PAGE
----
Last updated: June 2020
On June 1, 2020, the FDA approved Taltz (ixekizumab) to treat adults with nonradiographic axial spondyloarthritis (nr-axSpA). It is meant for people with signs of inflammation, such as high CRP levels or joint inflammation visible on MRI.1
Taltz relieves symptoms by blocking a protein involved in inflammation. It has already been approved to treat plaque psoriasis, psoriatic arthritis, and ankylosing spondylitis.1
Over 100,000 people worldwide have already been treated with Taltz. Side effects are similar across all conditions being treated. This helps you and your doctor to make more informed decisions about using Taltz.2
How does Taltz work?
Axial spondyloarthritis affects lower back joints and the spine. It results in chronic inflammatory back pain and fatigue. One protein involved in this inflammation is called interleukin 17A (IL-17A). IL-17A binds to the surface of our cells and causes cells to release proteins called chemokines.2
These chemokines recruit immune cells to the site of inflammation. This process is important for healing wounds and eliminating infections. But chronic inflammation leads to the symptoms of nr-axSpA and other inflammatory disorders.2
The active ingredient of Taltz, ixekizumab, is a protein designed to bind to IL-17A. Once ixekizumab binds IL-17A, it cannot attach to the surface of our cells. This reduces inflammation and controls nr-axSpA symptoms.3
How was Taltz studied?
A phase 3 clinical trial evaluated the ability of Taltz to treat people with nr-axSpA. Every 4 weeks, 96 people received Taltz and 105 people received a placebo. All participants were adults who had signs of inflammation, no radiographic evidence of joint damage, and no relief using NSAIDs.1,3
All participants were evaluated for a 40 percent improvement in nr-axSpA symptoms. After 16 and 52 weeks of treatment, more people treated with Taltz achieved this goal than people treated with placebo.3
People treated with Taltz also showed improved physical functioning, energy, and social functioning. The observed safety risks were similar to when treating other conditions.3
What are the side effects of Taltz?
The most common side effects of Taltz are injection site reactions, upper respiratory infections, nausea, and fungal infections.
Taltz affects your immune system and may lower your ability to fight infections. Your doctor should check you for tuberculosis (TB) before starting treatment. They should monitor you for TB during and after treatment. Call your doctor if you have any symptoms of infections, including:5
- Fever, sweats, or chills
- Muscle aches
- Cough or shortness of breath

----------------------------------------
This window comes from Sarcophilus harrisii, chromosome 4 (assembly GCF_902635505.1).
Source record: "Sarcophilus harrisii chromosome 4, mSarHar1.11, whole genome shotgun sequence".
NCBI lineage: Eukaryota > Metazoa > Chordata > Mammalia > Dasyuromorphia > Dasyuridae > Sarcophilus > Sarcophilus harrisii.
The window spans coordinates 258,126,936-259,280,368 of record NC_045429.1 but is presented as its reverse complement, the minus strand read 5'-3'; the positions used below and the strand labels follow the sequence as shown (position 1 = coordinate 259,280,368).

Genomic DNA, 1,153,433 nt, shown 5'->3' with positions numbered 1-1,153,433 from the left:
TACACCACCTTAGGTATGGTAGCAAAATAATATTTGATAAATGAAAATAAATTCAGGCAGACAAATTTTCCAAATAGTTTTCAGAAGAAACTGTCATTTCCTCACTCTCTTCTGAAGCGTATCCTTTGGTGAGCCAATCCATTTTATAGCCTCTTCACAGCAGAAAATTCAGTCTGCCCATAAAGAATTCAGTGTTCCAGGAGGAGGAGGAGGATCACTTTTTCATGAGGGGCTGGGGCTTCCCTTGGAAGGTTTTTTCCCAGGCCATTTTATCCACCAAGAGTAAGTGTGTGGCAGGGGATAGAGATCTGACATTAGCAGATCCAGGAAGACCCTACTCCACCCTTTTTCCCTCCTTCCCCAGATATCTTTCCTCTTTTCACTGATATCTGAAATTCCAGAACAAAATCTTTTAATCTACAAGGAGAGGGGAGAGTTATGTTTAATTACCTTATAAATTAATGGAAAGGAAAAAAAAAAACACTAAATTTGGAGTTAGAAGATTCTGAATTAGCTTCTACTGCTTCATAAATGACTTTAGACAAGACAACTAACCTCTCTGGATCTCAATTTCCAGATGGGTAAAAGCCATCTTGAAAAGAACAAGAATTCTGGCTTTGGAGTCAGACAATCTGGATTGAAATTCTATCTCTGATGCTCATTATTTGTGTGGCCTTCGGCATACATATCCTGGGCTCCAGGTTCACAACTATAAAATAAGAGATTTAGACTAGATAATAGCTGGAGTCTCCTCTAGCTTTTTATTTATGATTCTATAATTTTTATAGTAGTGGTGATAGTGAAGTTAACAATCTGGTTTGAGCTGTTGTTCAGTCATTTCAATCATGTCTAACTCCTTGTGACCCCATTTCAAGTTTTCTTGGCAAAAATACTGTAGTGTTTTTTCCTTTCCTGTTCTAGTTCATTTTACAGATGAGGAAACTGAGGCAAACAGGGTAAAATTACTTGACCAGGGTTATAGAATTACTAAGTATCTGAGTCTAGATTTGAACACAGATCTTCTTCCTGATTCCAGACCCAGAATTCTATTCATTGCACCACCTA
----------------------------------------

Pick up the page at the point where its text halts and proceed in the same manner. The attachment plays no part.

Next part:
- Warm, red, or painful skin or sores
- Diarrhea or stomach pain
Some people experience allergic reactions to Taltz. Stop taking Taltz and get emergency help if you have any symptoms of a serious allergic reaction, such as:5
- Feeling faint
- Swollen face, lips, mouth, tongue, or throat
- Trouble breathing or throat tightness
- Chest tightness
- Skin rash
Taltz may increase the risk of inflammatory bowel disease (IBD), such as Crohn’s disease or ulcerative colitis. Call your doctor if you have new or worsening symptoms of IBD, such as:5
- Stomach pain
- Diarrhea with or without blood
- Weight loss
These are not all possible side effects of Taltz. Call your doctor if you have any side effect that bothers you.
What else should I know about Taltz?
Use Taltz exactly as prescribed by your doctor. Do not use Taltz if you have had an allergic reaction to ixekizumab or other ingredients of Taltz.
Taltz is given as an injection with an auto-injector or a pre-filled syringe into the upper arms, thighs, or abdomen. You or your caregiver may give your injections at home after being trained by your doctor. You should inject each dose at a different place than the previous dose. This will help reduce skin reactions around the injection site.5
Store Taltz away from light and in the refrigerator. And do not freeze or shake Taltz. If you miss a dose, take a dose as soon as possible. Then take your next dose at the regular scheduled time. If you inject too much, call your doctor or go the ER.5
Before starting treatment with Taltz, it is good to tell your doctor if you:
- Are being treated for an infection or have an infection that does not go away
- Have TB or have been in close contact with someone with TB
- Have Crohn’s disease or ulcerative colitis
- Have recently received or are scheduled to receive a vaccine
- Are pregnant or planning to become pregnant
- Are breastfeeding or planning to breastfeed
- Take any medications
Your doctor can give more specific information and advice regarding treatment for your needs.